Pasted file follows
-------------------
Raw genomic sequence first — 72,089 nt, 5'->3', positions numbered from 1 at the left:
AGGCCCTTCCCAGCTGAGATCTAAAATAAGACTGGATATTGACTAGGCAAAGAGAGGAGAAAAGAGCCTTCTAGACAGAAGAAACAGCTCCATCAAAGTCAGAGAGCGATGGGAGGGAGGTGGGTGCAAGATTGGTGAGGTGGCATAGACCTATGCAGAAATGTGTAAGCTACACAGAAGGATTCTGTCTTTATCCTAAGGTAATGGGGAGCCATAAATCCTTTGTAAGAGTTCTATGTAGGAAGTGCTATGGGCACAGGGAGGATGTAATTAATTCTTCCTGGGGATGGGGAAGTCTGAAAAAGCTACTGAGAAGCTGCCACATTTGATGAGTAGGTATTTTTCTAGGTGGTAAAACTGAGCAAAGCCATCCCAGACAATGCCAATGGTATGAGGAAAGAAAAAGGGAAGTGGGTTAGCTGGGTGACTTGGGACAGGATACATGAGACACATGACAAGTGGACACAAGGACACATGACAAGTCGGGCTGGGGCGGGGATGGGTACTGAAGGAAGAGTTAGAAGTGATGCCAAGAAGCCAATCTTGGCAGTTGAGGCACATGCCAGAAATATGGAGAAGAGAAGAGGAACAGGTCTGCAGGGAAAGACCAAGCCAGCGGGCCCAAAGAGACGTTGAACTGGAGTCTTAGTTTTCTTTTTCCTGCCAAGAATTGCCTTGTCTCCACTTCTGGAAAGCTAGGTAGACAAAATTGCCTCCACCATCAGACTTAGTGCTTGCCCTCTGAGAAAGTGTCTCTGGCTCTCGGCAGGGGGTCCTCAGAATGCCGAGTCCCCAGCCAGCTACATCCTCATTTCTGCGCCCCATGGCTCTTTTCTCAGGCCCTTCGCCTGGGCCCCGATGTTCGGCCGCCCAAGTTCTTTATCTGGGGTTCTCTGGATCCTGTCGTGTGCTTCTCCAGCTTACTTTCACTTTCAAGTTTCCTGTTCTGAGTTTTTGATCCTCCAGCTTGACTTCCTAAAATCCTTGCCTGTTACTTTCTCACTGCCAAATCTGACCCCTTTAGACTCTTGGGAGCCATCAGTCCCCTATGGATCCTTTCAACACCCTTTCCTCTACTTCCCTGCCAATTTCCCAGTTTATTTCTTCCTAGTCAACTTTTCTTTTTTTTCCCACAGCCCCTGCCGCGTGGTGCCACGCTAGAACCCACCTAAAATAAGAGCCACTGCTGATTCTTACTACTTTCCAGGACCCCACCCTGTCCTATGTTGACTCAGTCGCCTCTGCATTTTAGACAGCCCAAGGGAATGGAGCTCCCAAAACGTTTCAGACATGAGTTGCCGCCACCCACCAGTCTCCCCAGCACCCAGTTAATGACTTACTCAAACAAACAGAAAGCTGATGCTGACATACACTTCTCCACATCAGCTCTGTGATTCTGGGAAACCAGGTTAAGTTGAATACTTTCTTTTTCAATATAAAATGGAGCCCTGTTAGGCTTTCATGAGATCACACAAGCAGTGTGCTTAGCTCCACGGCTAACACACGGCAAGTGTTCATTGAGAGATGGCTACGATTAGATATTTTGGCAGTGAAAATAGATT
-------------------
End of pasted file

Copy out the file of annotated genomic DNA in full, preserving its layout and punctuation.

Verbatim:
Raw genomic sequence first — 72,089 nt, 5'->3', positions numbered from 1 at the left:
AGGCCCTTCCCAGCTGAGATCTAAAATAAGACTGGATATTGACTAGGCAAAGAGAGGAGAAAAGAGCCTTCTAGACAGAAGAAACAGCTCCATCAAAGTCAGAGAGCGATGGGAGGGAGGTGGGTGCAAGATTGGTGAGGTGGCATAGACCTATGCAGAAATGTGTAAGCTACACAGAAGGATTCTGTCTTTATCCTAAGGTAATGGGGAGCCATAAATCCTTTGTAAGAGTTCTATGTAGGAAGTGCTATGGGCACAGGGAGGATGTAATTAATTCTTCCTGGGGATGGGGAAGTCTGAAAAAGCTACTGAGAAGCTGCCACATTTGATGAGTAGGTATTTTTCTAGGTGGTAAAACTGAGCAAAGCCATCCCAGACAATGCCAATGGTATGAGGAAAGAAAAAGGGAAGTGGGTTAGCTGGGTGACTTGGGACAGGATACATGAGACACATGACAAGTGGACACAAGGACACATGACAAGTCGGGCTGGGGCGGGGATGGGTACTGAAGGAAGAGTTAGAAGTGATGCCAAGAAGCCAATCTTGGCAGTTGAGGCACATGCCAGAAATATGGAGAAGAGAAGAGGAACAGGTCTGCAGGGAAAGACCAAGCCAGCGGGCCCAAAGAGACGTTGAACTGGAGTCTTAGTTTTCTTTTTCCTGCCAAGAATTGCCTTGTCTCCACTTCTGGAAAGCTAGGTAGACAAAATTGCCTCCACCATCAGACTTAGTGCTTGCCCTCTGAGAAAGTGTCTCTGGCTCTCGGCAGGGGGTCCTCAGAATGCCGAGTCCCCAGCCAGCTACATCCTCATTTCTGCGCCCCATGGCTCTTTTCTCAGGCCCTTCGCCTGGGCCCCGATGTTCGGCCGCCCAAGTTCTTTATCTGGGGTTCTCTGGATCCTGTCGTGTGCTTCTCCAGCTTACTTTCACTTTCAAGTTTCCTGTTCTGAGTTTTTGATCCTCCAGCTTGACTTCCTAAAATCCTTGCCTGTTACTTTCTCACTGCCAAATCTGACCCCTTTAGACTCTTGGGAGCCATCAGTCCCCTATGGATCCTTTCAACACCCTTTCCTCTACTTCCCTGCCAATTTCCCAGTTTATTTCTTCCTAGTCAACTTTTCTTTTTTTTCCCACAGCCCCTGCCGCGTGGTGCCACGCTAGAACCCACCTAAAATAAGAGCCACTGCTGATTCTTACTACTTTCCAGGACCCCACCCTGTCCTATGTTGACTCAGTCGCCTCTGCATTTTAGACAGCCCAAGGGAATGGAGCTCCCAAAACGTTTCAGACATGAGTTGCCGCCACCCACCAGTCTCCCCAGCACCCAGTTAATGACTTACTCAAACAAACAGAAAGCTGATGCTGACATACACTTCTCCACATCAGCTCTGTGATTCTGGGAAACCAGGTTAAGTTGAATACTTTCTTTTTCAATATAAAATGGAGCCCTGTTAGGCTTTCATGAGATCACACAAGCAGTGTGCTTAGCTCCACGGCTAACACACGGCAAGTGTTCATTGAGAGATGGCTACGATTAGATATTTTGGCAGTGAAAATAGATT